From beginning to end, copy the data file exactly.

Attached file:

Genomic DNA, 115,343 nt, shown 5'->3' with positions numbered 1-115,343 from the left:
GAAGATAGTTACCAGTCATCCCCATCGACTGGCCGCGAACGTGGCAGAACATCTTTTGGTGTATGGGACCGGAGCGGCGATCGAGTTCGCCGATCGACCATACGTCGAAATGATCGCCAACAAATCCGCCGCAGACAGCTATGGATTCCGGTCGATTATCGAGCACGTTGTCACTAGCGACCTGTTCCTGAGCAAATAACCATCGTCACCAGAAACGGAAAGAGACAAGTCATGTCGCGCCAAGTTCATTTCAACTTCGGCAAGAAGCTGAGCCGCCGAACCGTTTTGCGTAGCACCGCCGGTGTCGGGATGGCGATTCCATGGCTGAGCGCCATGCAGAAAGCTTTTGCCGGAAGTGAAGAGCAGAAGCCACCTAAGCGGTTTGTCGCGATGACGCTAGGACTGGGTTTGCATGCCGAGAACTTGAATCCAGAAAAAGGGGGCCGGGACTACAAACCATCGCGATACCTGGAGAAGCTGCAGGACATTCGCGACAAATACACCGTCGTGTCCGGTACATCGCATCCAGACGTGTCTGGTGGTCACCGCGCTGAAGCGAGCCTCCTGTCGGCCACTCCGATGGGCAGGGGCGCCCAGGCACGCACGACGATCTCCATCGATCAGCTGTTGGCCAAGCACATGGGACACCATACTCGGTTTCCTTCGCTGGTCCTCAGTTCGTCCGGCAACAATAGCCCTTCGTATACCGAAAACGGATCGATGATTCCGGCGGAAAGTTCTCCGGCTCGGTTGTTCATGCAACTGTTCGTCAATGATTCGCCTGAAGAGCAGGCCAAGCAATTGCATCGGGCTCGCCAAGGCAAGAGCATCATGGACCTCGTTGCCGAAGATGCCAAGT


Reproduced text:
Genomic DNA, 115,343 nt, shown 5'->3' with positions numbered 1-115,343 from the left:
GAAGATAGTTACCAGTCATCCCCATCGACTGGCCGCGAACGTGGCAGAACATCTTTTGGTGTATGGGACCGGAGCGGCGATCGAGTTCGCCGATCGACCATACGTCGAAATGATCGCCAACAAATCCGCCGCAGACAGCTATGGATTCCGGTCGATTATCGAGCACGTTGTCACTAGCGACCTGTTCCTGAGCAAATAACCATCGTCACCAGAAACGGAAAGAGACAAGTCATGTCGCGCCAAGTTCATTTCAACTTCGGCAAGAAGCTGAGCCGCCGAACCGTTTTGCGTAGCACCGCCGGTGTCGGGATGGCGATTCCATGGCTGAGCGCCATGCAGAAAGCTTTTGCCGGAAGTGAAGAGCAGAAGCCACCTAAGCGGTTTGTCGCGATGACGCTAGGACTGGGTTTGCATGCCGAGAACTTGAATCCAGAAAAAGGGGGCCGGGACTACAAACCATCGCGATACCTGGAGAAGCTGCAGGACATTCGCGACAAATACACCGTCGTGTCCGGTACATCGCATCCAGACGTGTCTGGTGGTCACCGCGCTGAAGCGAGCCTCCTGTCGGCCACTCCGATGGGCAGGGGCGCCCAGGCACGCACGACGATCTCCATCGATCAGCTGTTGGCCAAGCACATGGGACACCATACTCGGTTTCCTTCGCTGGTCCTCAGTTCGTCCGGCAACAATAGCCCTTCGTATACCGAAAACGGATCGATGATTCCGGCGGAAAGTTCTCCGGCTCGGTTGTTCATGCAACTGTTCGTCAATGATTCGCCTGAAGAGCAGGCCAAGCAATTGCATCGGGCTCGCCAAGGCAAGAGCATCATGGACCTCGTTGCCGAAGATGCCAAGT